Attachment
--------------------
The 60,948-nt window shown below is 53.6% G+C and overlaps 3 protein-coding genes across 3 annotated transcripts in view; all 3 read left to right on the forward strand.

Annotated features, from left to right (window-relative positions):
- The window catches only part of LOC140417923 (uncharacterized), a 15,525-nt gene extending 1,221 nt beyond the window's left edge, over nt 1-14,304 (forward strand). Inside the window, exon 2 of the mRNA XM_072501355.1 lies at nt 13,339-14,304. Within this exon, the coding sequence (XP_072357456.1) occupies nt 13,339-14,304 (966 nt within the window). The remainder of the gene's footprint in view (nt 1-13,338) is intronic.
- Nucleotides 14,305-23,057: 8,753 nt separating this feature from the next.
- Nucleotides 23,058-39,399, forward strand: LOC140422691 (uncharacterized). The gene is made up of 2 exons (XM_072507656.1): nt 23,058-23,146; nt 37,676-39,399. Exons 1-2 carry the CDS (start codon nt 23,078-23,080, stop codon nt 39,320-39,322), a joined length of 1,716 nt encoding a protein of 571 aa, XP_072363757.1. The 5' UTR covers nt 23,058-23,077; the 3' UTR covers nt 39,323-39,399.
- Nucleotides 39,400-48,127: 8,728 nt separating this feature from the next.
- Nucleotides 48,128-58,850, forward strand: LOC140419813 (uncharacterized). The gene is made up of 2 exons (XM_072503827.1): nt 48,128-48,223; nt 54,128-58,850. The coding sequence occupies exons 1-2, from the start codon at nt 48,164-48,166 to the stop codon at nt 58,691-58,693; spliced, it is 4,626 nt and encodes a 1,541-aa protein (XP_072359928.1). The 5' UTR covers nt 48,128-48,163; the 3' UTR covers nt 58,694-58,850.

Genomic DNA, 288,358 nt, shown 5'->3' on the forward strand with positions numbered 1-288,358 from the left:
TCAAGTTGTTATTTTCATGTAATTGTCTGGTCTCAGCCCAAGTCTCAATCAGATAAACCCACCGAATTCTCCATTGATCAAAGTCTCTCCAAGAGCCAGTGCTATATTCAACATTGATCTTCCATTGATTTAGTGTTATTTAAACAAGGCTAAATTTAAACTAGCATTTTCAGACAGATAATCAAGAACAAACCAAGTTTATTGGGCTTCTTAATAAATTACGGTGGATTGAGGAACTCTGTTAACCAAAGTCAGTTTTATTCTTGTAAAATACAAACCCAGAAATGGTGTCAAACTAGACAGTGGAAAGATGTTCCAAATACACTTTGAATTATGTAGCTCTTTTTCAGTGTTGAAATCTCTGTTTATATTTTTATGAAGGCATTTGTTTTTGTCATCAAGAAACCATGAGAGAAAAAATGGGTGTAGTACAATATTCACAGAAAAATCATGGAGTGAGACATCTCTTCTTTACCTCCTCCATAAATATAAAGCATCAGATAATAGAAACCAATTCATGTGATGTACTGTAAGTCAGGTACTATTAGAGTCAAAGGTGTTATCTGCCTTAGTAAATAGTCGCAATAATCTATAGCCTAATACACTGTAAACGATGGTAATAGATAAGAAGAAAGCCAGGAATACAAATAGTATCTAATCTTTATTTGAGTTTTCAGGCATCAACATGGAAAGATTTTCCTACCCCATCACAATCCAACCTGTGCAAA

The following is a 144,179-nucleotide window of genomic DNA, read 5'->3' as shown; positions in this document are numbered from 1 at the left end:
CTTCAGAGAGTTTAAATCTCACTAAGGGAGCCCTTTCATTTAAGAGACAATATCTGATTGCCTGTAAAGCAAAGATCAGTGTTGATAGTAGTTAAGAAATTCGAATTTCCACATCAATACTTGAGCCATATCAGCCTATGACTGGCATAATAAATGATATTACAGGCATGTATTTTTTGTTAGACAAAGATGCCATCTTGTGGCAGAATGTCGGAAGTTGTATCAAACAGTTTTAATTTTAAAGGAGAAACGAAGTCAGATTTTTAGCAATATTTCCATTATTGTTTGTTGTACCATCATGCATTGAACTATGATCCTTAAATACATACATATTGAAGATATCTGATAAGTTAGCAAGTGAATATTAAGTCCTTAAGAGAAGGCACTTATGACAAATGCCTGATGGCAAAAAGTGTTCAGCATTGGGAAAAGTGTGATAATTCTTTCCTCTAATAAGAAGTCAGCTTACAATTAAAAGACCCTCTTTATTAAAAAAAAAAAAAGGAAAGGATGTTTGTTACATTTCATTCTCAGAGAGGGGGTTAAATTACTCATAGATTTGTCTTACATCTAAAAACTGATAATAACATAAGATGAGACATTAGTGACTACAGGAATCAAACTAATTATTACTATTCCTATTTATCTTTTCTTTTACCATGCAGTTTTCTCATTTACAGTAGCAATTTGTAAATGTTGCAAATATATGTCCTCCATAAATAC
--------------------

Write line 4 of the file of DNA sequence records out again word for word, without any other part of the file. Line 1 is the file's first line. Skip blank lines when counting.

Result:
- Nucleotides 14,305-23,057: 8,753 nt separating this feature from the next.